ours” (p. 66). Also related to basketball, Billings et al. ( 2009 ) did a qualitative text analysis of a match telecast in four different countries during the 2008 Olympics based on self-categorization theory with dichotomies like us/them or I/they. Aside from the different structure of the telecasts
Thomas Horky, Marianna Baranovskaa, Christoph G. Grimmer, Honorata Jakubowska and Barbara Stelzner
Akira Asada, Yong Jae Ko and Wonseok (Eric) Jang
and self-categorization theory ( Hornsey, 2008 ). The social identity approach assumes that part of individuals’ sense of self is derived from their membership in a social group (i.e., social identity; Tajfel, 2010 ). At any given time, a certain social identity becomes salient, and people categorize
Andrew C. Billings, Paul J. MacArthur, Simon Licen and Dan Wu
Media renderings of the Olympics continue to offer opportunities for hypernationalism. This study analyzes the same basketball game (U.S. vs. China in men’s basketball at the 2008 Summer Olympics) through the lens of 4 different telecasts in the United States, China, Slovenia, and Canada. Results illuminate us/them and collectivist/individualist dichotomies, differing themes of redemption and expectation, and stark contrasts in network style and content in game coverage. Ramifications for theory, fans, and network gatekeepers are postulated.
Zachary W. Arth, Darrin J. Griffin and Andrew C. Billings
in terms of the players themselves. The interest here is in descriptions of American and non-American players (with a largely American audience on the receiving end) and thus it is important to consider self-categorization theory ( Turner, Hogg, Oakes, Reicher, & Wetherell, 1987 ). Self-categorization
John S.W. Spinda
This study explored first-, second-, and third-person effects related to the outcome of televised National Football League (NFL) games among an online sample of NFL fans (N = 646). Overall findings indicated that first-person and second-person perceptual biases were projected toward comparison groups that were labeled as fans of other NFL teams or as the average person. In addition, support was found for both first and second-person behavioral effects in the form of postgame Basking In Reflected Glory (BIRGing) and Cutting Off Reflected Failure (CORFing) behaviors. However, the strength of NFL fans’ team identification was a more robust predictor of these effects than NFL fans self-reported BIRGing/CORFing behaviors. These findings support the hypothesis that self-enhancement processes (i.e., BIRGing/CORFing) are usurped by self-categorization processes when a social identity is made salient (i.e., NFL team identification). Areas of future research and limitations are also addressed.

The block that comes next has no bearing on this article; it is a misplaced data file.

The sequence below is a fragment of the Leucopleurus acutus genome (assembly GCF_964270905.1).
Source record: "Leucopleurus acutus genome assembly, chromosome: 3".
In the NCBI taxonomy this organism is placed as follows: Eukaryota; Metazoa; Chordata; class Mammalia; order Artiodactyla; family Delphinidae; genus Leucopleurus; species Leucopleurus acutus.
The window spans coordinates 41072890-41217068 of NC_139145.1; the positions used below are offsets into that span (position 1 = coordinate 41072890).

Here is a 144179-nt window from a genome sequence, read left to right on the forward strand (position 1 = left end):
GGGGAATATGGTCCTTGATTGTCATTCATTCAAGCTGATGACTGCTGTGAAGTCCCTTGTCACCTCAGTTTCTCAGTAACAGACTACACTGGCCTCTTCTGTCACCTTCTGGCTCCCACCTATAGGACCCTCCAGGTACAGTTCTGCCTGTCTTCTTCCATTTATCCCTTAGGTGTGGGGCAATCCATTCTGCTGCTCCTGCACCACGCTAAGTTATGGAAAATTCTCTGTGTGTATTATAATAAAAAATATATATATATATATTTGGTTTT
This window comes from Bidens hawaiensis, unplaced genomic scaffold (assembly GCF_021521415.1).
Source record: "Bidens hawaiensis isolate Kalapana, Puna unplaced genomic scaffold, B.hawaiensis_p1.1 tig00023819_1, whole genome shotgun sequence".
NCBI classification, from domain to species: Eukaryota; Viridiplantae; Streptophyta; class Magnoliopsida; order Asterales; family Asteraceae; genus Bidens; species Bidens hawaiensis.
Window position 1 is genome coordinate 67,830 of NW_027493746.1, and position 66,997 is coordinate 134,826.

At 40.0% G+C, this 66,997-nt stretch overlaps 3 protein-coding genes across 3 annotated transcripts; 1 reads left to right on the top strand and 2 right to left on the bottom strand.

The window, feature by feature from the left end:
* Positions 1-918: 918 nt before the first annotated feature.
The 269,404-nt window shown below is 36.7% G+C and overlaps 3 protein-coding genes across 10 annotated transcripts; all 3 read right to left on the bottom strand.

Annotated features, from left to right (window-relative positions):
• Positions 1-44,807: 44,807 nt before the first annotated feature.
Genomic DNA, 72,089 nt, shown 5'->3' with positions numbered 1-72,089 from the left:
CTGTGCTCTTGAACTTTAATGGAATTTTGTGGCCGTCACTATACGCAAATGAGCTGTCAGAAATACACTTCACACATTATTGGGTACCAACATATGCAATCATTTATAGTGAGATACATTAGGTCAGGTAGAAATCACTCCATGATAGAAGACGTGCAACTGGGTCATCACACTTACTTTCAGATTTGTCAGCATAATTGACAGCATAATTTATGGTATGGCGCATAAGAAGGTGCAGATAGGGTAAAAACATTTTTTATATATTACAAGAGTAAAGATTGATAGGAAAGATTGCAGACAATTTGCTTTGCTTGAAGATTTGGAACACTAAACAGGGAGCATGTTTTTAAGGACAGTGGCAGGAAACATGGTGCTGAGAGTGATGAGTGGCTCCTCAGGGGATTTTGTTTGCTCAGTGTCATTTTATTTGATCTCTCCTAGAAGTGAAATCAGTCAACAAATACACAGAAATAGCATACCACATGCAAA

Lindsey J. Meân and Jeffrey W. Kassing
The purpose of this study was to examine identity and spectator/fan communication at youth sporting events. Data were collected through naturalistic observation of 44 youth sporting events. The median age range of the athletes was 6–11 years. Critical discourse analysis revealed the enactment of overlapping and conflicting identities (sports fan/spectator, coach, and parent) and the re/production of the ideology of winning (at all costs) and aggressive competition, rather than participation, support, and “unconditional” encouragement. In particular, the enactment or performance of sports identities, including identification with athletes, was observed to overlap with the enactment of parental identities and identification with children in ways that suggested that the salient issue was enhancement of parent self-categorization as sports spectator/fan, coach, and parent of a great athlete through the success of the child-athlete. That is, talk and identity performance were less about the children and more about parents’ identities.
regarding the acceptability of the Washington Redskins. These results illuminate two differing perspectives: a need for change and the status quo. Before Native American mascots are deconstructed, self-categorization is employed as a theoretical background to frame the overall discussion surrounding mascots
Akira Asada and Yong Jae Ko
, which usually refers to social identity theory and self-categorization theory ( Hornsey, 2008 ). The social identity approach assumes that part of an individual’s sense of self is derived from his or her membership in a social group such as gender, race, nationality, and occupation (i
Matthew Katz, Thomas A. Baker III and Hui Du
( 1985 ) proposed self-categorization theory to further understand how group membership influences the behaviors of individual members. Along with social identity, self-categorization theory yielded the social identity approach. Self-categorization involves individuals assimilating their self-concept as
Matthew Katz, Aaron C. Mansfield and B. David Tyler
social identity approach expands on social identity theory to also include self-categorization theory ( Turner, Hogg, Oakes, Reicher, & Wetherell, 1987 ). Self-categorization details how the group memberships central to social identity theory produce prototype-based depersonalization, whereby group